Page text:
Colette’s Roses

     for a flower album     A few days ago I received a parcel from America. I had never seen the handwriting before yet I hardly needed to look at the return address to know that it came from my friend Leonore, from New York. I first got to know Leonore almost two years ago, through her wonderful blog As a Linguist, and we’ve entertained a warm, if sporadic, correspondance ever since. She’s been very supportive about my new teaching job and, to cheer me up after a particularly tough time with some of my classes, she wrote to me recently to tell me she was sending me a small gift.     

     I love gifts of any kind, but there is something irresistible about a gift which comes to you unexpectedly, especially when it has travelled thousands of miles and crossed an ocean to get to you. I was reminded of those wonderful scenes in the movie adaptation of 84 Charing Cross Road when the staff at the bookshop unpack the goodies from the Christmas hamper Helene has sent them, or when her friend Maxine, who is on tour in London, goes to the bookshop to deliver a parcel on Helene’s behalf and leaves it on an unattended desk, like a fairy in the night. Until I saw Leonore’s parcel in my mailbox with my own eyes, I didn’t quite believe something as lovely as that could happen to me too, that the parcel wouldn’t somehow get lost along the way and never arrive…

     I hadn’t finished being surprised, though. For when I unwrapped the parcel, I found it contained a slim book entitled For a Flower Album, by Colette. Originally published in 1949 under the title Pour un herbier, this collection of essays – for want of a better word – was born when Colette’s Swiss publisher, Henri-Louis Mermod, started sending her weekly bouquets and asked her to write about the flowers she liked. The result is a poetic ramble through the realm of flowers which has little to do with botany, and more to do with Colette’s childhood memories, anecdotes about her daily life, and reflections on the great literary, musical and artistic figures of her day. Knowing my love of gardens and my nascent interest in Colette, Leonore could not have chosen better!

     But perhaps the loveliest surprise of all was opening the book and discovering that it had been translated into English by Roger Senhouse. I have been studying Bloomsbury for six or seven years now, and Senhouse’s name has cropped up regularly in my biographies of Virginia Woolf, Dora Carrington, and Rosamond Lehmann. Seeing his name on the flyleaf was like coming across an old friend…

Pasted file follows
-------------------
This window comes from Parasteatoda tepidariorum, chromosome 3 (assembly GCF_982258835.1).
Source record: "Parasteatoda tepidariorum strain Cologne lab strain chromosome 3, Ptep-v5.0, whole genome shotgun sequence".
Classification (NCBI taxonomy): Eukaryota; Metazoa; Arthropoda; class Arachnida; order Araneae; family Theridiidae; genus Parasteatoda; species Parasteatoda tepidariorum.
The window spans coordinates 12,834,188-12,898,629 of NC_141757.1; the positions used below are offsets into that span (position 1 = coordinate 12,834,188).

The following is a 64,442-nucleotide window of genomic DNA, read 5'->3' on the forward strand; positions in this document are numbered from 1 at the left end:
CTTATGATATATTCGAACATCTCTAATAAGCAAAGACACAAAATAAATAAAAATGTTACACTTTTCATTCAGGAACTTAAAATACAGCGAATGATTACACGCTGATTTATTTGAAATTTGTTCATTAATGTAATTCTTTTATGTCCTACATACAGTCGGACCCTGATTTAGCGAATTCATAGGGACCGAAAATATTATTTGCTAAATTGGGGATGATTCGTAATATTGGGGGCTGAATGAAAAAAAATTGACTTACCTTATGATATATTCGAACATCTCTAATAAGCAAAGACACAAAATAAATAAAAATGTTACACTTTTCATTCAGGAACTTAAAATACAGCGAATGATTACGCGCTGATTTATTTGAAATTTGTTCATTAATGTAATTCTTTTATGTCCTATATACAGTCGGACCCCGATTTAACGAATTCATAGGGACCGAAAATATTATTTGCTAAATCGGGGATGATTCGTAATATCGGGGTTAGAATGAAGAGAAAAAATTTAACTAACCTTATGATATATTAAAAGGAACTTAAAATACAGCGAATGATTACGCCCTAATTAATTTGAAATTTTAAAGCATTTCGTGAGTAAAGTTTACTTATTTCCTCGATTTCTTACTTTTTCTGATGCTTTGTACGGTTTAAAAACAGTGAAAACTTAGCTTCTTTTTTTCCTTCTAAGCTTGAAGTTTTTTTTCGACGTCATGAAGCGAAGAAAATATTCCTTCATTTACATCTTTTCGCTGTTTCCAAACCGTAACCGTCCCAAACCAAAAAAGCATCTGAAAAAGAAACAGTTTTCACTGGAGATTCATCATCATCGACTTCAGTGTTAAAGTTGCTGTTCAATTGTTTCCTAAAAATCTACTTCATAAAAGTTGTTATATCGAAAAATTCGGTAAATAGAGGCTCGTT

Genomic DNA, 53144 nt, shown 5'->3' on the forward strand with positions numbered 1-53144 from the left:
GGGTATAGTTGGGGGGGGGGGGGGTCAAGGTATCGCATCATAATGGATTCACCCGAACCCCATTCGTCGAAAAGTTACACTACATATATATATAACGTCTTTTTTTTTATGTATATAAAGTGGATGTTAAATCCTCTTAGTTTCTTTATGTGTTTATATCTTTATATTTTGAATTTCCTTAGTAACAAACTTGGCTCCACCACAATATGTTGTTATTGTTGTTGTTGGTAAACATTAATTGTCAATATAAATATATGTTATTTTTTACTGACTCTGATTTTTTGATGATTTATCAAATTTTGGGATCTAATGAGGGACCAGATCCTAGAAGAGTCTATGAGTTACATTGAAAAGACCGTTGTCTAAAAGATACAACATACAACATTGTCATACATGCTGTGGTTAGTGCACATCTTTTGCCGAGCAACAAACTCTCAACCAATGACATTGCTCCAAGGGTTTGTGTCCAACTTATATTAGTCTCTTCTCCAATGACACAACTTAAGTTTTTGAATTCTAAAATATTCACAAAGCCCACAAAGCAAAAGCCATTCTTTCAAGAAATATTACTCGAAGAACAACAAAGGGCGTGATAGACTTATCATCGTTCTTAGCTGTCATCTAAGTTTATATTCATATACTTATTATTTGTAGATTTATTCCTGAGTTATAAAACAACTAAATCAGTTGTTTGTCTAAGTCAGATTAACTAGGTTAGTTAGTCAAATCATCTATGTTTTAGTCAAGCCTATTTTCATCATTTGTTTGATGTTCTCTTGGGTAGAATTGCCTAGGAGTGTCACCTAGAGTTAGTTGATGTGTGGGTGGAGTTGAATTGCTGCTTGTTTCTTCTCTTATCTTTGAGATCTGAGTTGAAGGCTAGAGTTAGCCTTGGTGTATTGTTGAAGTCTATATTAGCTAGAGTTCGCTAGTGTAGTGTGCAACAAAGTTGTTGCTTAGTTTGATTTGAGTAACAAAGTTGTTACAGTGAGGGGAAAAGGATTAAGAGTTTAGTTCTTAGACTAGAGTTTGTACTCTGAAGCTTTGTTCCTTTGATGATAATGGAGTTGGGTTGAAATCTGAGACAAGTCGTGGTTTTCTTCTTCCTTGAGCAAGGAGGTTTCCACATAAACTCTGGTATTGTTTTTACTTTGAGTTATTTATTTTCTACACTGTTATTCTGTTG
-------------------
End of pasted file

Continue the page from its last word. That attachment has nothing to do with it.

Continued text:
© Florence Berlioz 2012


About Miss Darcy's Library

I love books - buying books, reading books, discussing books, and generally admiring them from all angles (except the e-book). I also love tea, roses, and my dogs, and seldom pass up an opportunity to slip them into the conversation.
This entry was posted in French Literature, Gifts and tagged , , , . Bookmark the permalink.

11 Responses to Colette’s Roses

  1. What a lovely and well-chosen gift!

  2. limr says:

    I am so delighted that you like it! I didn’t even know about the Bloomsbury connection, but it doesn’t really surprise me. As I had told you, I just knew that the book belonged to you, and learning about the translator just confirms that I was right 🙂

  3. You are a lucky girl. A perfect present is a rare thing and one to be treasured.

  4. What a beautiful book Florence! I have a collection of pieces by Colette entitled Fruit and Flowers which I think contains some of these – it’s translated by someone else but it’s lovely, like all Colette’s work. I hope you enjoy it! I think European writers were very important to the Bloomsbury group.

Leave a Reply

Fill in your details below or click an icon to log in: Logo

You are commenting using your account. Log Out /  Change )

Google+ photo

You are commenting using your Google+ account. Log Out /  Change )

Twitter picture

You are commenting using your Twitter account. Log Out /  Change )

Facebook photo

You are commenting using your Facebook account. Log Out /  Change )


Connecting to %s